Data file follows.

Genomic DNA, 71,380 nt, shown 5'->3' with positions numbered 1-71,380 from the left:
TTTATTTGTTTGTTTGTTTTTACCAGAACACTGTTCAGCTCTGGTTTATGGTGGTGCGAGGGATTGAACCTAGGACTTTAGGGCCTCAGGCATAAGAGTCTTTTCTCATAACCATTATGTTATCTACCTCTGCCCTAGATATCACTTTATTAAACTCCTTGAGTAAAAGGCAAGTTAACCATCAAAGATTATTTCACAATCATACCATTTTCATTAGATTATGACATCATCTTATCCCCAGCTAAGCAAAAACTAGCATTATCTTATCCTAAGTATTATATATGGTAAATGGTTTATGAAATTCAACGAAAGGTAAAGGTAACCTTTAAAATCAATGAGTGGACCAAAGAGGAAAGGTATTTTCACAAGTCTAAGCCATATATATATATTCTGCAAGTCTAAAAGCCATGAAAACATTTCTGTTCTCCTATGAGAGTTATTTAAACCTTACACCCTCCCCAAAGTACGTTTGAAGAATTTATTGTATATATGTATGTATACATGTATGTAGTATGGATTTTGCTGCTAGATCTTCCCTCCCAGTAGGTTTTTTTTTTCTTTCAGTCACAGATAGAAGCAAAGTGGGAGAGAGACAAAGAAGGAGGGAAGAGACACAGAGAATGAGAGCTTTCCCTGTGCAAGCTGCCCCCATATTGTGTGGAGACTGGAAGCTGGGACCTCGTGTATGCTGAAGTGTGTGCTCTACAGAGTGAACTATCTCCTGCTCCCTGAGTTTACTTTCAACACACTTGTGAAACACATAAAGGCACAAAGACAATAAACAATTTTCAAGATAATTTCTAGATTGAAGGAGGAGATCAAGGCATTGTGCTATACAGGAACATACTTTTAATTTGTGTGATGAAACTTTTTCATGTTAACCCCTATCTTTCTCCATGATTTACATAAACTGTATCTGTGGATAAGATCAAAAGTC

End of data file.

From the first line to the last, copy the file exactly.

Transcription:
Genomic DNA, 71,380 nt, shown 5'->3' with positions numbered 1-71,380 from the left:
TTTATTTGTTTGTTTGTTTTTACCAGAACACTGTTCAGCTCTGGTTTATGGTGGTGCGAGGGATTGAACCTAGGACTTTAGGGCCTCAGGCATAAGAGTCTTTTCTCATAACCATTATGTTATCTACCTCTGCCCTAGATATCACTTTATTAAACTCCTTGAGTAAAAGGCAAGTTAACCATCAAAGATTATTTCACAATCATACCATTTTCATTAGATTATGACATCATCTTATCCCCAGCTAAGCAAAAACTAGCATTATCTTATCCTAAGTATTATATATGGTAAATGGTTTATGAAATTCAACGAAAGGTAAAGGTAACCTTTAAAATCAATGAGTGGACCAAAGAGGAAAGGTATTTTCACAAGTCTAAGCCATATATATATATTCTGCAAGTCTAAAAGCCATGAAAACATTTCTGTTCTCCTATGAGAGTTATTTAAACCTTACACCCTCCCCAAAGTACGTTTGAAGAATTTATTGTATATATGTATGTATACATGTATGTAGTATGGATTTTGCTGCTAGATCTTCCCTCCCAGTAGGTTTTTTTTTTCTTTCAGTCACAGATAGAAGCAAAGTGGGAGAGAGACAAAGAAGGAGGGAAGAGACACAGAGAATGAGAGCTTTCCCTGTGCAAGCTGCCCCCATATTGTGTGGAGACTGGAAGCTGGGACCTCGTGTATGCTGAAGTGTGTGCTCTACAGAGTGAACTATCTCCTGCTCCCTGAGTTTACTTTCAACACACTTGTGAAACACATAAAGGCACAAAGACAATAAACAATTTTCAAGATAATTTCTAGATTGAAGGAGGAGATCAAGGCATTGTGCTATACAGGAACATACTTTTAATTTGTGTGATGAAACTTTTTCATGTTAACCCCTATCTTTCTCCATGATTTACATAAACTGTATCTGTGGATAAGATCAAAAGTC